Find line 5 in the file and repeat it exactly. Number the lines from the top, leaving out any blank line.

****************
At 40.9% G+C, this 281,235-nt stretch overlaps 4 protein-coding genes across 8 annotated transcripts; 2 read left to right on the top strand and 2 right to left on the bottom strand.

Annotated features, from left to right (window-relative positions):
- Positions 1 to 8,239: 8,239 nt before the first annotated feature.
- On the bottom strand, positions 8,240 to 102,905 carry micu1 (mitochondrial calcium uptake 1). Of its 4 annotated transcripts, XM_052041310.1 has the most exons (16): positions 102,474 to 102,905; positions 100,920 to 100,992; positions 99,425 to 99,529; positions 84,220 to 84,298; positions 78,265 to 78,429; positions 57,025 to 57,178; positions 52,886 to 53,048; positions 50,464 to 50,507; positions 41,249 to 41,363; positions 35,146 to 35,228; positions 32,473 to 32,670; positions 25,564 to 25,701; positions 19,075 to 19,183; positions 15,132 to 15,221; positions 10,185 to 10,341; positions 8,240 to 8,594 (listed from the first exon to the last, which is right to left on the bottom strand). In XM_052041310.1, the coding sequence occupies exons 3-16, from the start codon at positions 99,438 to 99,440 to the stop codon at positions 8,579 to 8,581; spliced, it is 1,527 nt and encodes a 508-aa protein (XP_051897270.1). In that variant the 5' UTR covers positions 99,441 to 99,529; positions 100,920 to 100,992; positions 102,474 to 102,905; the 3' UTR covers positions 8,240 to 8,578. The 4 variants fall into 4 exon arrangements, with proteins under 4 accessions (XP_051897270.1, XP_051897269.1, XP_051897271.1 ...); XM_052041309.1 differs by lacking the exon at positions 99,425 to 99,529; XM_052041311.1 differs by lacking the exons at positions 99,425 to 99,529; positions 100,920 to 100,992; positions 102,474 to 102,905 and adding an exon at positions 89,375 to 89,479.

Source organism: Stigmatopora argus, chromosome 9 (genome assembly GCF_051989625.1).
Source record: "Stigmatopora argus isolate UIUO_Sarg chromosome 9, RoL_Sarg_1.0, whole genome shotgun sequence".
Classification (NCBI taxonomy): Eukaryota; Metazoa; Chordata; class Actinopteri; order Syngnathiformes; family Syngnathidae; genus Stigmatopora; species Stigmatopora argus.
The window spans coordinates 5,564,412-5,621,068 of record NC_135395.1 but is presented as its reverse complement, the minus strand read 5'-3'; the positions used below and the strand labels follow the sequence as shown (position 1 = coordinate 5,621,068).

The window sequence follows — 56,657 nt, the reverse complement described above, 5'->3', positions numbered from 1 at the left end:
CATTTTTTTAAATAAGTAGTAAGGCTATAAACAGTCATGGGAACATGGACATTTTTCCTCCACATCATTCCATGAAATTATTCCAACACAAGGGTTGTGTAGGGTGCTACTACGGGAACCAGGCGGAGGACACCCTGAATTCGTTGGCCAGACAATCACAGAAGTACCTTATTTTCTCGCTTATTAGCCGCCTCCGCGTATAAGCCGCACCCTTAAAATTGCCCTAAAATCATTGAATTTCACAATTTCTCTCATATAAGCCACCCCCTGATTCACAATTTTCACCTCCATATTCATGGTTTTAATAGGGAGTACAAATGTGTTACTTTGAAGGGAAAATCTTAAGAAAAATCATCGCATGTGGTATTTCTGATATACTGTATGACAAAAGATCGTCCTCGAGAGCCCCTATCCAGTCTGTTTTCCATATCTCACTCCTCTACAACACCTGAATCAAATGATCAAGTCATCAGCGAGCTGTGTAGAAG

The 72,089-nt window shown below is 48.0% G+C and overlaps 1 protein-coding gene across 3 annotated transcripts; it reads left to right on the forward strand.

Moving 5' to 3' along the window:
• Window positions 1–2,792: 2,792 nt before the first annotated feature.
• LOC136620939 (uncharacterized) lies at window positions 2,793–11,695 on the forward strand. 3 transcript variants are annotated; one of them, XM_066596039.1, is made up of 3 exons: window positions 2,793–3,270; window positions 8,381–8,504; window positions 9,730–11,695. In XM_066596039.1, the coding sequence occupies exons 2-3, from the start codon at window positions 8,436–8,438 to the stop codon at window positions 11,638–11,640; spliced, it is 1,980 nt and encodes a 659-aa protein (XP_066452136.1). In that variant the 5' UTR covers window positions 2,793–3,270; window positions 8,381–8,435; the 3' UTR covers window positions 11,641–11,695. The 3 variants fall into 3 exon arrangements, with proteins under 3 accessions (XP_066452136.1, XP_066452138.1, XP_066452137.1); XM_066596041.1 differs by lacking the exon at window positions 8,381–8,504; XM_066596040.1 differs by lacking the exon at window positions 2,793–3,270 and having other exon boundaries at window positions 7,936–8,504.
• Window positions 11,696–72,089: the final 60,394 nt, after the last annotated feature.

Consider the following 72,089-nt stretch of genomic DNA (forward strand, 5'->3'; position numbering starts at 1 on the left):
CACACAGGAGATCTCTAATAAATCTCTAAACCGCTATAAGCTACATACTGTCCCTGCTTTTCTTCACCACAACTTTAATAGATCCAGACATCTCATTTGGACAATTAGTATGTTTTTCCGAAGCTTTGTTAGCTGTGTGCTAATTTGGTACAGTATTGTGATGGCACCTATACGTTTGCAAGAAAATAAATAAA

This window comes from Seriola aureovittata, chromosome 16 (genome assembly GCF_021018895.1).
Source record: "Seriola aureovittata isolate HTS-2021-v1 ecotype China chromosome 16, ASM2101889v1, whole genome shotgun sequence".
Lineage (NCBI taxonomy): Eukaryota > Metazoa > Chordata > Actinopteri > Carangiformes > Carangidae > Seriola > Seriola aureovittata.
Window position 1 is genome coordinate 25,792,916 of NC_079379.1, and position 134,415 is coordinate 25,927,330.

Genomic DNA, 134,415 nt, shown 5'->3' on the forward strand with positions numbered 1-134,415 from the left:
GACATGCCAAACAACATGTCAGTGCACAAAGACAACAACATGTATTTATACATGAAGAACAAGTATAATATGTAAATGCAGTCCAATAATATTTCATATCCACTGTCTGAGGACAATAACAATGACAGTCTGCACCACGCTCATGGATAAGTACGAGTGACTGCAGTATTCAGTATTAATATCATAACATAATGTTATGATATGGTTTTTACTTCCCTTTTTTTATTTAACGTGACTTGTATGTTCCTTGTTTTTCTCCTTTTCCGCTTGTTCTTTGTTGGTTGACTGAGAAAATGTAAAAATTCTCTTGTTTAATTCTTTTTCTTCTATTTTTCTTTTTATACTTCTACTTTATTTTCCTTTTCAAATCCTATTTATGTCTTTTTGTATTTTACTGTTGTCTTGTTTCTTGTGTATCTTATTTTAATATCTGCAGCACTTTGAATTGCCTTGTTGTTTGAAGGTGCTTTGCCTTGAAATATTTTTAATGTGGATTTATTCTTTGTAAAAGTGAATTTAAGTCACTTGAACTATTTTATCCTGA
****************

Source organism: Stigmatopora argus, chromosome 9 (genome assembly GCF_051989625.1).